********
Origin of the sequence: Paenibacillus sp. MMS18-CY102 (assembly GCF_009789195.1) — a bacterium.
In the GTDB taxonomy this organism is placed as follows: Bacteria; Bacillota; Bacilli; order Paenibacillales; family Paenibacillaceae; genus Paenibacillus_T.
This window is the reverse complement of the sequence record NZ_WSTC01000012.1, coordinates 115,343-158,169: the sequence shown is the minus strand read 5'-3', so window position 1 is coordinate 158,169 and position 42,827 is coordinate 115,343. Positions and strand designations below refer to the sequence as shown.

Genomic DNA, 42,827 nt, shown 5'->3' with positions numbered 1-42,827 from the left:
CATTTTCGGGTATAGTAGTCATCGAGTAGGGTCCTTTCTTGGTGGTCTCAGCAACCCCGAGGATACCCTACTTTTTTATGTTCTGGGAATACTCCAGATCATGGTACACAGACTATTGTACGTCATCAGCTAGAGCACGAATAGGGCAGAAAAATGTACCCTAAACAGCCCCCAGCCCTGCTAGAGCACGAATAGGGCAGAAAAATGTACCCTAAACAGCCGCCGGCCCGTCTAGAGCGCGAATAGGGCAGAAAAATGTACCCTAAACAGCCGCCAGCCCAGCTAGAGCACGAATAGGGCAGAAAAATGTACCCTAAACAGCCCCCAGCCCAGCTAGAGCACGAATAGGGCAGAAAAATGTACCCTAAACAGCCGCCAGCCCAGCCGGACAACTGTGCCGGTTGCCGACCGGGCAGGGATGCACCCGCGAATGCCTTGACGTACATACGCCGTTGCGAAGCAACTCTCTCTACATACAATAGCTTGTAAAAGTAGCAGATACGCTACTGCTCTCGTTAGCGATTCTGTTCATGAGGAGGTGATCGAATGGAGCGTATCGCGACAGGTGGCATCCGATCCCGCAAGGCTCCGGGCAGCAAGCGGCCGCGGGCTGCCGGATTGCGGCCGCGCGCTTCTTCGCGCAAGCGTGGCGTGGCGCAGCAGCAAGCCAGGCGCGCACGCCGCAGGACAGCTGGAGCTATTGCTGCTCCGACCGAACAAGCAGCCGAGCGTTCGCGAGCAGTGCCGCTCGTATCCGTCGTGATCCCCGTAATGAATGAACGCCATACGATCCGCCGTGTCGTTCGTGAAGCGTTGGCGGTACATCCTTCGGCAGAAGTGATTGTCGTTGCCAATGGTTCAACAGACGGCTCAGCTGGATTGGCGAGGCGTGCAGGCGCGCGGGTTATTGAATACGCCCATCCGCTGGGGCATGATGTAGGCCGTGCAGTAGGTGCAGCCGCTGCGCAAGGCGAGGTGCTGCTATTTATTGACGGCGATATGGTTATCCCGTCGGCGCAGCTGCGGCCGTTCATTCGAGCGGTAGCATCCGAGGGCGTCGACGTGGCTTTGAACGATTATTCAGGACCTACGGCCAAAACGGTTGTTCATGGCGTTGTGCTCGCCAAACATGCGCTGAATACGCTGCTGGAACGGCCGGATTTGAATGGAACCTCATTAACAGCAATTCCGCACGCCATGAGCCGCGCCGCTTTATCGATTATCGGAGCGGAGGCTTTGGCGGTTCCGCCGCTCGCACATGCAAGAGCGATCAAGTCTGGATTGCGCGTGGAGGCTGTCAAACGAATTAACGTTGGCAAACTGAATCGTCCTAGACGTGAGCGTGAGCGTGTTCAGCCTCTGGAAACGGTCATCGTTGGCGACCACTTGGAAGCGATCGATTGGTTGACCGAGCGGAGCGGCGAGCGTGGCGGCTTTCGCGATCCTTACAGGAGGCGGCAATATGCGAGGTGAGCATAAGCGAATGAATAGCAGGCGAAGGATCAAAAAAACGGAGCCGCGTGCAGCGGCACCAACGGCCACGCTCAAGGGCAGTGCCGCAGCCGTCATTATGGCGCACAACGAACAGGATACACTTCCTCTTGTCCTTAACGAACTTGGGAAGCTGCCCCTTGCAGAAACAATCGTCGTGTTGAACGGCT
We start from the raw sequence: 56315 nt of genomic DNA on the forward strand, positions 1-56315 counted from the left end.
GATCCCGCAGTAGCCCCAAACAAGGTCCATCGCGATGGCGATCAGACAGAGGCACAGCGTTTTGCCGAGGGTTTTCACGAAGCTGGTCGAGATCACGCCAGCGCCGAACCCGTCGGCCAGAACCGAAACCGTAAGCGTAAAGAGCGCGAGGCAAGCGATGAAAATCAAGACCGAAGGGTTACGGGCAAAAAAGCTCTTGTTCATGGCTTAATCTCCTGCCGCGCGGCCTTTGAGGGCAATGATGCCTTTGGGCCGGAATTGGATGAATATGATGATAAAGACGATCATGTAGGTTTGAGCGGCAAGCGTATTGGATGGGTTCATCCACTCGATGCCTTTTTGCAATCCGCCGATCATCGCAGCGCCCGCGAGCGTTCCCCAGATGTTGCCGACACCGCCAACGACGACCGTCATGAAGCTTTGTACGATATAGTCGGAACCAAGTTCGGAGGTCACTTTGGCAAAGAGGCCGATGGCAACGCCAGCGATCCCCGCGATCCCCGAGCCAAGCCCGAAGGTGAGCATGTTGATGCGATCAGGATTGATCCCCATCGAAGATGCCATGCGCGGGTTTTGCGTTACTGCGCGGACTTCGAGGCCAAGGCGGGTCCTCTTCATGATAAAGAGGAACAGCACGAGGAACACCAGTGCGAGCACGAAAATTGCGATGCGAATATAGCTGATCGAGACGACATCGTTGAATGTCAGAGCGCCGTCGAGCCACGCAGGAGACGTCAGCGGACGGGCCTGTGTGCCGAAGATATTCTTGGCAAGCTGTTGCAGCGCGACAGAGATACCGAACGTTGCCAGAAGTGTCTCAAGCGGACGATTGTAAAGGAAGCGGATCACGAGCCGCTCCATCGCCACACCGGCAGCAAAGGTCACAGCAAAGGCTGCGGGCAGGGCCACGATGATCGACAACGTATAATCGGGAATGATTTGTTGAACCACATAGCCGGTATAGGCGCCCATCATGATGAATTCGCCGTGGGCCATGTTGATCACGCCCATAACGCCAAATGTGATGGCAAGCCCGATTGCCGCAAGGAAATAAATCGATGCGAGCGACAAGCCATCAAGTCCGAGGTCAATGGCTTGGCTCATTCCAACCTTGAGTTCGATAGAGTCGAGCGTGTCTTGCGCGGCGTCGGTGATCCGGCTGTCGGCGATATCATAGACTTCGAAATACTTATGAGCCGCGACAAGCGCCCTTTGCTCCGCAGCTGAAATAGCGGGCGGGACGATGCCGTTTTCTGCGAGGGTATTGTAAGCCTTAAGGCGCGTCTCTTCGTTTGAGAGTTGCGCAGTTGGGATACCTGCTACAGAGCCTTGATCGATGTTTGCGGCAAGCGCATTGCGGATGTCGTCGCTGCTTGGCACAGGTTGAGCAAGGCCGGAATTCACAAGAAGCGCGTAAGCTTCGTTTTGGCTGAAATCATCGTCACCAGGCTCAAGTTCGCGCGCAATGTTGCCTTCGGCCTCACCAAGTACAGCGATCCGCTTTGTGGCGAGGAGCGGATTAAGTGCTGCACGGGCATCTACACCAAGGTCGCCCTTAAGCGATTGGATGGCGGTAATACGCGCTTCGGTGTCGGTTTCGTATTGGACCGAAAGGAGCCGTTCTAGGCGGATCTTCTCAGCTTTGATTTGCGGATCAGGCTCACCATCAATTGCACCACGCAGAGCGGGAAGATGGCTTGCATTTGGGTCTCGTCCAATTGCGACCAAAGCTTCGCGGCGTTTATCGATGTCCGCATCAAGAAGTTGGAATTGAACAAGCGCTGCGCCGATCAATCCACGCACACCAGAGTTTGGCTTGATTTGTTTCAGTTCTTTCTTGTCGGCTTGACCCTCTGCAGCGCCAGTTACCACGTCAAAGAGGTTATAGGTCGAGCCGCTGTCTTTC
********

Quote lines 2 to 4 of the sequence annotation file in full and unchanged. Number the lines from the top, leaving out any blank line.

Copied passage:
In the GTDB taxonomy this organism is placed as follows: Bacteria; Bacillota; Bacilli; order Paenibacillales; family Paenibacillaceae; genus Paenibacillus_T.
This window is the reverse complement of the sequence record NZ_WSTC01000012.1, coordinates 115,343-158,169: the sequence shown is the minus strand read 5'-3', so window position 1 is coordinate 158,169 and position 42,827 is coordinate 115,343. Positions and strand designations below refer to the sequence as shown.

Genomic DNA, 42,827 nt, shown 5'->3' with positions numbered 1-42,827 from the left: